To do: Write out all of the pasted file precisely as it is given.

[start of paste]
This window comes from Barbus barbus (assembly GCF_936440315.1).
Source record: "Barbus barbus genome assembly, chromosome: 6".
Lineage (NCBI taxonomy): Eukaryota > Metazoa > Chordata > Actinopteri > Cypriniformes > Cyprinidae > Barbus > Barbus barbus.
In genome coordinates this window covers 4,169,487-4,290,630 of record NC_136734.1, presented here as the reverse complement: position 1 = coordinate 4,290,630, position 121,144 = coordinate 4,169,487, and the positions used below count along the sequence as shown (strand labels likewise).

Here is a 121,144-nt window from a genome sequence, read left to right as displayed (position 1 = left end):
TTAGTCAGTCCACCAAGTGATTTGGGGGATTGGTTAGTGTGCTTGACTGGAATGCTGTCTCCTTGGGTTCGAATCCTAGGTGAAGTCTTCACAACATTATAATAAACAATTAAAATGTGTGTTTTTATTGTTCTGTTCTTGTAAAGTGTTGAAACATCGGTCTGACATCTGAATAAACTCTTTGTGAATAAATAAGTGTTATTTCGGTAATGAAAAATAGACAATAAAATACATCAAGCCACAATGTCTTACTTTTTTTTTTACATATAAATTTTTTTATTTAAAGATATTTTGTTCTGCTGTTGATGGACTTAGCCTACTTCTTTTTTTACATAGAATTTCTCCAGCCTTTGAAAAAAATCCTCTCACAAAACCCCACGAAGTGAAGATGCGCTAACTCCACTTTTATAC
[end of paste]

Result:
This window comes from Barbus barbus (assembly GCF_936440315.1).
Source record: "Barbus barbus genome assembly, chromosome: 6".
Lineage (NCBI taxonomy): Eukaryota > Metazoa > Chordata > Actinopteri > Cypriniformes > Cyprinidae > Barbus > Barbus barbus.
In genome coordinates this window covers 4,169,487-4,290,630 of record NC_136734.1, presented here as the reverse complement: position 1 = coordinate 4,290,630, position 121,144 = coordinate 4,169,487, and the positions used below count along the sequence as shown (strand labels likewise).

Here is a 121,144-nt window from a genome sequence, read left to right as displayed (position 1 = left end):
TTAGTCAGTCCACCAAGTGATTTGGGGGATTGGTTAGTGTGCTTGACTGGAATGCTGTCTCCTTGGGTTCGAATCCTAGGTGAAGTCTTCACAACATTATAATAAACAATTAAAATGTGTGTTTTTATTGTTCTGTTCTTGTAAAGTGTTGAAACATCGGTCTGACATCTGAATAAACTCTTTGTGAATAAATAAGTGTTATTTCGGTAATGAAAAATAGACAATAAAATACATCAAGCCACAATGTCTTACTTTTTTTTTTACATATAAATTTTTTTATTTAAAGATATTTTGTTCTGCTGTTGATGGACTTAGCCTACTTCTTTTTTTACATAGAATTTCTCCAGCCTTTGAAAAAAATCCTCTCACAAAACCCCACGAAGTGAAGATGCGCTAACTCCACTTTTATAC